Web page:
Seligman’s third courage is integrity. Here his favorite psychologist and one of my favorites is Carl Rogers who argued that integrity was the foundation of human happiness and fulfillment. Rogers argues that a person with integrity has her feelings available to her, is able to live with her real feelings, and is able to communicate them to other people. Most counselors now use Rogers’ ideas in their therapeutic interventions. Our life-long human development in Unitarian Universalism grows right out of Roger’s ideas about integrity. Seligman argues that two primary things get in the way of people developing adequate integrity. First is controlling social contexts that suppress, oppress, or pervert peoples’ real feelings. Second is passivity and dependence on the part of adults. Many people refuse to accept personal responsibility to make and live with their own appropriate choices. One of the classics is when a couple comes to see a counselor and begins by explaining that ‘we never argue.’ Any counselor begins by wondering who is suppressing their real feelings and/or who is oppressing whom or hiding from themselves in the arms of another.
Seligman’s last courage is vitality, what the Chinese call chi, the vital energy of life, the creative source of life which as you get in touch with it produces correct actions and harmony with the world. Fritz Perls argued that when people adequately resolve their internal and/or inter-personal conflicts and become re-integrated that they regain greater energy and vitality. On the other hand, repression, stress, and unresolved conflicts detract from vitality. People can gain vitality by contact with nature, by success in autonomously motivated tasks, by social contacts, and by any activity that raises their spirits. This is where our chosen spiritual practices, like meditation, walking in the garden, exercise, music, reflection, or fulfilling service feed the soul and encourage people.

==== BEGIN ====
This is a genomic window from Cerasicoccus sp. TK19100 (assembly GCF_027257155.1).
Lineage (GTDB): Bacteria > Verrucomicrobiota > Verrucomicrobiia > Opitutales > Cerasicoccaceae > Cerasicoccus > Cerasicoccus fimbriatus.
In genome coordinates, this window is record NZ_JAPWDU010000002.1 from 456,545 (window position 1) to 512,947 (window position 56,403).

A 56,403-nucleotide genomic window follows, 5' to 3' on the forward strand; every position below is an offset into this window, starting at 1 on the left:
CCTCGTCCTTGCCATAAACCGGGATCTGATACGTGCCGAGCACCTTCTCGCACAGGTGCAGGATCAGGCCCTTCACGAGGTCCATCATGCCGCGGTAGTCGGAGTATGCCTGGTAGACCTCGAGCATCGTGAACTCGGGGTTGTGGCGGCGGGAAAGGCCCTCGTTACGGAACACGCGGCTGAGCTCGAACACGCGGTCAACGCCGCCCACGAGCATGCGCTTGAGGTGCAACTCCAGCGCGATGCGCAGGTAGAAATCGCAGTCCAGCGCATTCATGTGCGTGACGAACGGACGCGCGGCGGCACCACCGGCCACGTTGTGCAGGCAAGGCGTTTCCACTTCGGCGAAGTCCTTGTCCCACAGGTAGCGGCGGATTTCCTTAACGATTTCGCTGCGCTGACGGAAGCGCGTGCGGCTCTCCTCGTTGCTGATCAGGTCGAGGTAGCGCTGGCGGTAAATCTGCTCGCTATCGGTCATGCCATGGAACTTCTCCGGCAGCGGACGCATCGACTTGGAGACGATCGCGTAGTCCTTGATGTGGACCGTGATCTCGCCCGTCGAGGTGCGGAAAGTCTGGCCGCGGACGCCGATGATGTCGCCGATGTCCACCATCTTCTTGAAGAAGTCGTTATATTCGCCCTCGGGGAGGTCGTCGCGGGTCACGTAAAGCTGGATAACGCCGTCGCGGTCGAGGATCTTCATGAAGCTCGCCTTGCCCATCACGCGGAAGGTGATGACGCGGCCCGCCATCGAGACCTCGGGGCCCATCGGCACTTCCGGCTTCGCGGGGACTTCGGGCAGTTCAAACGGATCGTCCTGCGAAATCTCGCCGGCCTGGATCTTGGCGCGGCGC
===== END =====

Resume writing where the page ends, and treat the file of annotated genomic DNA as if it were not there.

On public radio this week, I heard an amazing large, long-term study of middle class and poor parents in America today. By kindergarten the average middle class child had heard a large multiple of encouraging comments [praise, affirmation, gratitude] about themselves from their parents to discouraging comments [blame, dis-respect, anger], while with the average poor child, it was the opposite. They had heard mostly put downs, blame, and anger, and relatively few words of praise, hope, or joy. If you want to teach the people you love courage, you better learn to become systematically encouraging.
Non-violent activism is courage without violation. It encourages people to face and overcome their fears, to deal with their old griefs so that those griefs do not decay into anger, and to refuse to get caught in the spider webs of hate. Non-violent activism uses power with respect for others and responsibility for yourself. It replaces violence with negotiation so that all participants can begin to live up to their best principles and to find solutions that actually resolve problems and transcend the outworn negativity of the past.
The non-violent activist is courageous enough to face his fears and to refuse to continue to live controlled by fear, anger or hate, whether those are within himself or from others. Non-violent activism nurtures the courage of persistence, perseverance, and industriousness. It confronts the most prevalent human evil which is being too lazy or cowardly to do the good of which we are capable. Gandhi built his nonviolent activist policies out of ideas that systematically developed human integrity. He taught people to figure out who they really are, to determine the aspects of who they are that they genuinely want to fulfill in our lives, and to learn how to communicate these priorities effectively. He modeled communities that allow people to become their own best selves and to figure out how to work together with people who were different. Gandhi refused any form of self-defeating passivity or dependence in favor of mutually respectful activism and loving but realistic interdependence. Gandhi was a model of vitality. He developed a life suffused by affirming spirituality; he served those in need as his practical way of serving God.
The 21st century could and needs to become the century of courage without violation. If you want to become courageous: face your fears, mature out of your anger, and refuse to get caught in the despair of hate. Instead, spend your life encouraging the best aspects of yourself and the best in others. If you want to be and to teach courage, be encouraging. There are fearful aspects of any life, but they can be faced, brought down to realistic size and dealt with effectively. Persevere, but learn when to cut your losses and how to move on to new relationships and communities in which you can be more effective. Maintain your integrity by discovering who you really are and learning how to live and communicate the most worthy aspects of your true self. Nourish vitality, we all deserve and need appropriate encouragement.